Educating High Need Students for Engagement in the Digital Age
By Diana Owen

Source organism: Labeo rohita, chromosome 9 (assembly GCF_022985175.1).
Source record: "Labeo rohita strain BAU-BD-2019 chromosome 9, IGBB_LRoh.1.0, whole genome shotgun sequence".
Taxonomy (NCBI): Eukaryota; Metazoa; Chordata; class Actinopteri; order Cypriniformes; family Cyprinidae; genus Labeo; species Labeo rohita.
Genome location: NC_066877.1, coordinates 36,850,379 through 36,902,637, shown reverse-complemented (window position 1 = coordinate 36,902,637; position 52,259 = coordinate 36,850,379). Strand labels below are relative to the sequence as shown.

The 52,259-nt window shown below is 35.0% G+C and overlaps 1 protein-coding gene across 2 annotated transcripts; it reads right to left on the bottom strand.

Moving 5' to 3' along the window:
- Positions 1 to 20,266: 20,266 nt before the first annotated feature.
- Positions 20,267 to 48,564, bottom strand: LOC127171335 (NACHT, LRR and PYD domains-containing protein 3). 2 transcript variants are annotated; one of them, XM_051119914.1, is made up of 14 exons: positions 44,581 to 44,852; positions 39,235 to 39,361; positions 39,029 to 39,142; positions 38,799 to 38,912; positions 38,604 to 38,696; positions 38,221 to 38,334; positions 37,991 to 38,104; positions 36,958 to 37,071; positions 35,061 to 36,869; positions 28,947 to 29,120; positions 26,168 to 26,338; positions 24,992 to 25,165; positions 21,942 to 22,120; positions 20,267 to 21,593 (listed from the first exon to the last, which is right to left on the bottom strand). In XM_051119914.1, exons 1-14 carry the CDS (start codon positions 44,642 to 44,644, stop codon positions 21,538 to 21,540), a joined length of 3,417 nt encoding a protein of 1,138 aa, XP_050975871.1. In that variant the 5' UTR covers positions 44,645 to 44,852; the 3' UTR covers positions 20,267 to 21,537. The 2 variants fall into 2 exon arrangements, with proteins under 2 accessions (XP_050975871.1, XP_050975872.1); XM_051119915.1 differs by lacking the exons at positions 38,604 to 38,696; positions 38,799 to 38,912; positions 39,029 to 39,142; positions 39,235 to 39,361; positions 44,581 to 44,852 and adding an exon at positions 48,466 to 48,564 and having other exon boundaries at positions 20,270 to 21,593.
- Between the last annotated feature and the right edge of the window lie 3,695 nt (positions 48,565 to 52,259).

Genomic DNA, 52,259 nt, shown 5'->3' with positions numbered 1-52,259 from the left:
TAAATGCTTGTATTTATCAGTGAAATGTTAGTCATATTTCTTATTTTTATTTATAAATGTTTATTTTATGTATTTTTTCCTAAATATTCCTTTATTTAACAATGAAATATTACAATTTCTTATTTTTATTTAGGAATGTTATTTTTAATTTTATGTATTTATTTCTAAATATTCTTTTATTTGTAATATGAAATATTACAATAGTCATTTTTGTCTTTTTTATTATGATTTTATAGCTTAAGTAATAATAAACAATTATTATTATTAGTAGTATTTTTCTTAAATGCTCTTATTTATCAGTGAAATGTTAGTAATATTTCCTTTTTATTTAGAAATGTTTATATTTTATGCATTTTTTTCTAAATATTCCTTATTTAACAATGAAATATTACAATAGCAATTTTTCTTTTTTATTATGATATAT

The civic education of high need students—students living in poverty, minority students, English language learners, and special needs students—often is shortchanged, contributing to a “civic empowerment gap.” This study examines differences in the pedagogies employed by teachers of high need students and non-high need students, focusing on the extent to which they employ techniques that will prepare students for citizenship in the age of digital politics. The study addresses the core question: Are there differences in the pedagogies, activities, and digital media use skills teachers of high need and non-high need students employ in the classroom? Data on 700 middle and high school teachers nationwide are used to examine the question empirically. The findings support the hypothesis that teachers of high need students are less likely to incorporate digital technology into the civics classroom than teachers of students who are not high need. The disparities in the use of technology in the classroom are apparent for accessing information as well as civics-related activities. The inequities in civic education that contribute to the civic empowerment gap are growing in the digital age. Students in high need schools are not receiving civics instruction that keeps pace with the augmented requirements of engaged citizenship.